In defense of an admittedly terrible argument

As you probably already heard from this post, Lady Blaga and I have a little wager going on concerning how many votes Elena Kagan’s nomination manages to wrangle in the Senate. Based on some pretty terrible and Friday-night-related maths, I predicted she’d be confirmed, and that it would be by the slimmest of margins: 60 votes. No more, no less.

Of course, I didn’t quite expect Lindsey Graham to pull a…Lindsey Graham and not be a hypocrite. So, I’m changing my prediction to 63-64 (Lady Blaga predicts 65), but I do hold to my word and will pay the good Lady if Kagan’s confirmation pulls more or fewer than 60 votes. However, I think my original logic is sound, and I’ll explain why: a. it’s going to be slim (definitely slimmer than Sotomayor’s), and b. how Graham’s 1 vote equals 3 or 4 (but not more than that).

First, while the make-up of the Senate may be similar, the political atmosphere has definitely changed. When Sotomayor was nominated, President Obama was riding relatively high approval ratings. The summer of health care town halls and tea parties had not yet wounded him. The Democrats had succeeded in passing fairly popular legislation: the Lily Ledbetter Act, the stimulus package (it wasn’t always a political albatross), and expanding the S-CHIP program. Not to mention grabbing Arlen Specter from the Republicans. Of course, Republicans had started their strategy of obstructing the Democrats by an means necessary, but it hadn’t gotten to the point yet of actually trying to stop Sotomayor’s nomination. Now, though, the President is suffering relatively low approval ratings, the Democrats are in political trouble, and it seems that the Republican strategy of standing together against everything is working. One could expect that they’d do the same and demagogue Kagan.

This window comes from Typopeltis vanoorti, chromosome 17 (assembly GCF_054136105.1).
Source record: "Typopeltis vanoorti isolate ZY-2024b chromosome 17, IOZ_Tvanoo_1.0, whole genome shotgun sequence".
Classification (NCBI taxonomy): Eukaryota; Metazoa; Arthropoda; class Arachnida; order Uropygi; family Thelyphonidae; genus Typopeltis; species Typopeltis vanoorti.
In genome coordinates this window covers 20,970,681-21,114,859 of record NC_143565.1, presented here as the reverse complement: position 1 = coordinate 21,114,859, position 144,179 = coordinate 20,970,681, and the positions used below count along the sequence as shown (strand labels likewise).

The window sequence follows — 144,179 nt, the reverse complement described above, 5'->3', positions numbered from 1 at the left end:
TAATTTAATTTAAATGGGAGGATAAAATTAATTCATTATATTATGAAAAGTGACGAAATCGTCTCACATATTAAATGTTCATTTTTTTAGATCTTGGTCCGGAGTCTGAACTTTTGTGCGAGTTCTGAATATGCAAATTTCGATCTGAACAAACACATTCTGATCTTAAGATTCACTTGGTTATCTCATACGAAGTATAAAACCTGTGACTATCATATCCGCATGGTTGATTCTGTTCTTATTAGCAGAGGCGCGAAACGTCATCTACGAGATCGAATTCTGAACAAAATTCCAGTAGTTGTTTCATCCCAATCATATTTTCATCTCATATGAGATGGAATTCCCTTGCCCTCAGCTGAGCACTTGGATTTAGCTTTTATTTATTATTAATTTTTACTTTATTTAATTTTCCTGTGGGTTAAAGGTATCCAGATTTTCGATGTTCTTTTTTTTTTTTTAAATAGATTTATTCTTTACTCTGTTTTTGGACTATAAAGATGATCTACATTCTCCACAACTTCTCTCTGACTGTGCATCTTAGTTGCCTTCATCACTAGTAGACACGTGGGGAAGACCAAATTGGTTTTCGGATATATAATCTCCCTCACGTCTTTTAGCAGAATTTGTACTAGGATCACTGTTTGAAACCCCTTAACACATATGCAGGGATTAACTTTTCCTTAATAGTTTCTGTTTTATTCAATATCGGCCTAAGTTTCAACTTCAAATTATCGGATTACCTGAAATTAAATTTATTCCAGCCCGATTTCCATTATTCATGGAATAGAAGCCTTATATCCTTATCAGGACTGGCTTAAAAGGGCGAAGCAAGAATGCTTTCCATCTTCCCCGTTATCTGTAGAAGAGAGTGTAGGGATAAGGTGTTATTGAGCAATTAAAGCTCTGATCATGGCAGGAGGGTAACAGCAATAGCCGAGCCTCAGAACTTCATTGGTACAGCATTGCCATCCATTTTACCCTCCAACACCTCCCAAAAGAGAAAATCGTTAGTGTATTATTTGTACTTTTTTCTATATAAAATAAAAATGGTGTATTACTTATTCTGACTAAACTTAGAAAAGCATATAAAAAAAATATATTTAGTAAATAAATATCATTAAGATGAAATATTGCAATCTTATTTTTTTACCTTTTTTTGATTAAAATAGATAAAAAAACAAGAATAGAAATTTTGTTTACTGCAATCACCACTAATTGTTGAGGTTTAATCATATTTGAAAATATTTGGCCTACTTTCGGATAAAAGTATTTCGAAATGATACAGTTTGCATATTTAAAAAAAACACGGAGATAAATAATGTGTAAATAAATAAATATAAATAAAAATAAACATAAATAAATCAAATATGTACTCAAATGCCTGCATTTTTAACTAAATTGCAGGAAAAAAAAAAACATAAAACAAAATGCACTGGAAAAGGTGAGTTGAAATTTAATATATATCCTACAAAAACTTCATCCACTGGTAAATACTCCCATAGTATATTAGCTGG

(I guess here is where I say it should be noted that the only Republican on the Judiciary Committee that voted to approve Sotomayor’s nomination was—you guessed it—Lindsey Graham.)

In 2009, the President and Congress were new. The Democrats had just secured a massive advantage in both houses of Congress. This year, however, is an election year, and this will be an issue in the fall. For this reason, I expect(ed) that the Republicans would, for the most part, hold to their strategy of saying no, since it has been working, and using “yea” votes against Democratic rivals. Senators in tough races or in tough states could have, at the discretion of the leadership, been given a pass on the vote, at least assuming there were enough votes to break a filibuster. This is partially why I still suspect that the vote would be closer to 60.

Additionally, Kagan just isn’t as good a nominee as Sotomayor. She has a relatively standard background (well, for a Supreme Court justice) that’s as academically and professionally impressive as emotionally uninteresting. Sotomayor had a story that almost everybody was uncomfortable arguing against, which seemed to make her achievements even more impressive. And, while I’d be the first to welcome a justice that didn’t serve on a federal court, Kagan’s judicial inexperience has been a boon to hypocritical* Republicans looking for an excuse to filibuster or vote “nay.”

* Of course, don’t tell them that Chief Justice Rehnquist was never a judge.

So, when I made the bet, I expected that only one Republican would switch, because while the Republicans were smart enough to say no (and force that vote in every race they were in), they weren’t comfortably with actually shutting down the nomination. Think of it this way: Many Democrats would have loved to impeach President Bush when they came to power in 2006, but memories of Clinton’s impeachment made that toxic; likewise, memories of Bork make shutting down a nomination toxic.

However, Graham’s defection from the party line creates cover for some of the more moderate and sensible Republicans to also vote yea. I’m looking at you, Susan Collins and Olympia Snowe. (And, in case you were wondering, I expect Scott Brown to vote nay, as I suspect he’s been looking for an excuse to buck the administration and remind people that he’s a Republican.) On the other hand, if more Republicans join, I half-expect the more conservative Democrats to start shying away, especially those in tight races…Blanche Lincoln and Ben Nelson anyone?

Update: Not 30 minutes after posting this, I find that Dick Lugar announces he is supporting Kagan. I’m ruined.

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